The log-shaped bûche de Noël is a traditional cake dessert served at Christmas in France and many other countries in Europe. Legend has it that the origins of this holiday treat are linked to ancient traditions of celebrating the winter solstice with a bonfire. Large tree trunks would be gathered and burned as an offering of thanks for the rebirth of the sun.
It is said that over the years the tradition was carried on in the form of cutting down a tree or ‘yule log’ each year to burn in the fireplace where Christmas supper would be prepared. One story suggests that the actual yule log was replaced with the bûche de Noël Christmas cake at a time when houses no longer had fireplaces and the real yule log could not be burned.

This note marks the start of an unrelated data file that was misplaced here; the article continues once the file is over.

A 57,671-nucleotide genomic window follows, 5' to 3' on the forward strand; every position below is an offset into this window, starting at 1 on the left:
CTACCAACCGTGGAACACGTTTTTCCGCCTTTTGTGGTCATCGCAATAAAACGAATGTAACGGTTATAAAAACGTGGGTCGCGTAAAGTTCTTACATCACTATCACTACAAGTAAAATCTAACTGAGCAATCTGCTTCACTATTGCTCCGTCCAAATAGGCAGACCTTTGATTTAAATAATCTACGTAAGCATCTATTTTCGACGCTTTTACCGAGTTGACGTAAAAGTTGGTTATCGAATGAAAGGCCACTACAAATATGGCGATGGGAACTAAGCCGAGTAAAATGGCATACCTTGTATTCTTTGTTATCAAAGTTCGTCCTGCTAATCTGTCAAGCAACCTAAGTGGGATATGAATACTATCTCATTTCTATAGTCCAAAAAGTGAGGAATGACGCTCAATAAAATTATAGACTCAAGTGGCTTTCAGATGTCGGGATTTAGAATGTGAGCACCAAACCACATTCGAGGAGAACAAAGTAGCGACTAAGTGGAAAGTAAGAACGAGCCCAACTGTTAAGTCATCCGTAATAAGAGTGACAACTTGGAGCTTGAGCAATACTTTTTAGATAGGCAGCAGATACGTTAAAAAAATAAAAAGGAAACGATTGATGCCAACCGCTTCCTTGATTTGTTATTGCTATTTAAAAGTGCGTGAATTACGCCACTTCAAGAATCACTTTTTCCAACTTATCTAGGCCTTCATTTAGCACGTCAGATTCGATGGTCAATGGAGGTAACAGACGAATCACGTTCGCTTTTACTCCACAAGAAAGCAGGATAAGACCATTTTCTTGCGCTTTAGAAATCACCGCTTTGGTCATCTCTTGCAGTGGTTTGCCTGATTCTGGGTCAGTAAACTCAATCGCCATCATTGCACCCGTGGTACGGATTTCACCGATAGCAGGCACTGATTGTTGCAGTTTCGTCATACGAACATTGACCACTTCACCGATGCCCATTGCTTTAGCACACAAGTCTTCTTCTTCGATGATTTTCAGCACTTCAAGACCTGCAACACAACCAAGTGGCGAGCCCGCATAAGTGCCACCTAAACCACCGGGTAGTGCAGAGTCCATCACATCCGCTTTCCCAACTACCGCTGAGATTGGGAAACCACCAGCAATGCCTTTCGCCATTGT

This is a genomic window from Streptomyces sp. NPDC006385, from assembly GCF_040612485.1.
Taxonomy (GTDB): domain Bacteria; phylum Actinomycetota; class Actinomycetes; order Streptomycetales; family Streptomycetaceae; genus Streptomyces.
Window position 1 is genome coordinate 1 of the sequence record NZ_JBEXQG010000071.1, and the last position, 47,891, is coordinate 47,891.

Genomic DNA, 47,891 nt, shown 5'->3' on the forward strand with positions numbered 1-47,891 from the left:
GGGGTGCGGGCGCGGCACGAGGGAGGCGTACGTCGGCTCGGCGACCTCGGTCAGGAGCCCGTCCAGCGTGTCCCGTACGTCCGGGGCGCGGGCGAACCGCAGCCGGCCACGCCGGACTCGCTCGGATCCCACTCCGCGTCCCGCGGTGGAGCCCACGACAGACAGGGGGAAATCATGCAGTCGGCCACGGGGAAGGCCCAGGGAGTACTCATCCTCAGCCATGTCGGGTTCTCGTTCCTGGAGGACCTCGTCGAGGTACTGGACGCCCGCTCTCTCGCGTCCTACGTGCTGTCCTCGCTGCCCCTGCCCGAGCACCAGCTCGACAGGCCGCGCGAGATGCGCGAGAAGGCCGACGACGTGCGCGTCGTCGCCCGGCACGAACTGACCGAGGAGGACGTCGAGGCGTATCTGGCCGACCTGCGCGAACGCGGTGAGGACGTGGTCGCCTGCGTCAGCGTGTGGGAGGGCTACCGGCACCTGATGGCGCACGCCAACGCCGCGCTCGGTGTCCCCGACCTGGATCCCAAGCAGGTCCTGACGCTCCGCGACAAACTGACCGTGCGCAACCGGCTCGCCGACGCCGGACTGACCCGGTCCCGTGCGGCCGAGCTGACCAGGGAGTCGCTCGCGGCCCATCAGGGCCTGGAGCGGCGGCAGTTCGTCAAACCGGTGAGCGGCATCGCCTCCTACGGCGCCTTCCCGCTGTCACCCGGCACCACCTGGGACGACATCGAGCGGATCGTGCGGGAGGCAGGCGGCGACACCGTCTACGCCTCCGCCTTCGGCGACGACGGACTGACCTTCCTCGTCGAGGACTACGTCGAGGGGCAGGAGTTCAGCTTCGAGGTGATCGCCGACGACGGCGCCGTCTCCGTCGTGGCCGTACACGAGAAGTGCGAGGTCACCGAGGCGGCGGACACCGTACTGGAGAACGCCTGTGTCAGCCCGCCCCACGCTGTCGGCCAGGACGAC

Many variations are possible whether the sponge cake is chocolate or yellow, or the butter cream is flavored with chestnut puree, chocolate, or espresso. All sorts of decorations can be added to enhance the presentation in the form of marzipan green holly leaves, red candy berries, mushrooms made of meringue, or a dusting of powdered sugar snow.
Although many people order their yule log cake from their local patisserie, more and more people are making their own. And there are as many ways to make and decorate a bûche de Noël as there are cooks who prepare them.
So dear readers, what are you making for your Christmas dessert?
|WICE cooking class|
Join the WICE cooking group, led by our gracious (and easy-to-follow) instructor Françoise Meunier, on Wednesday, December 7 to make bûche de Noël, along with a special dish of scallops with apples and shallots for your Christmas table.
For more information click here.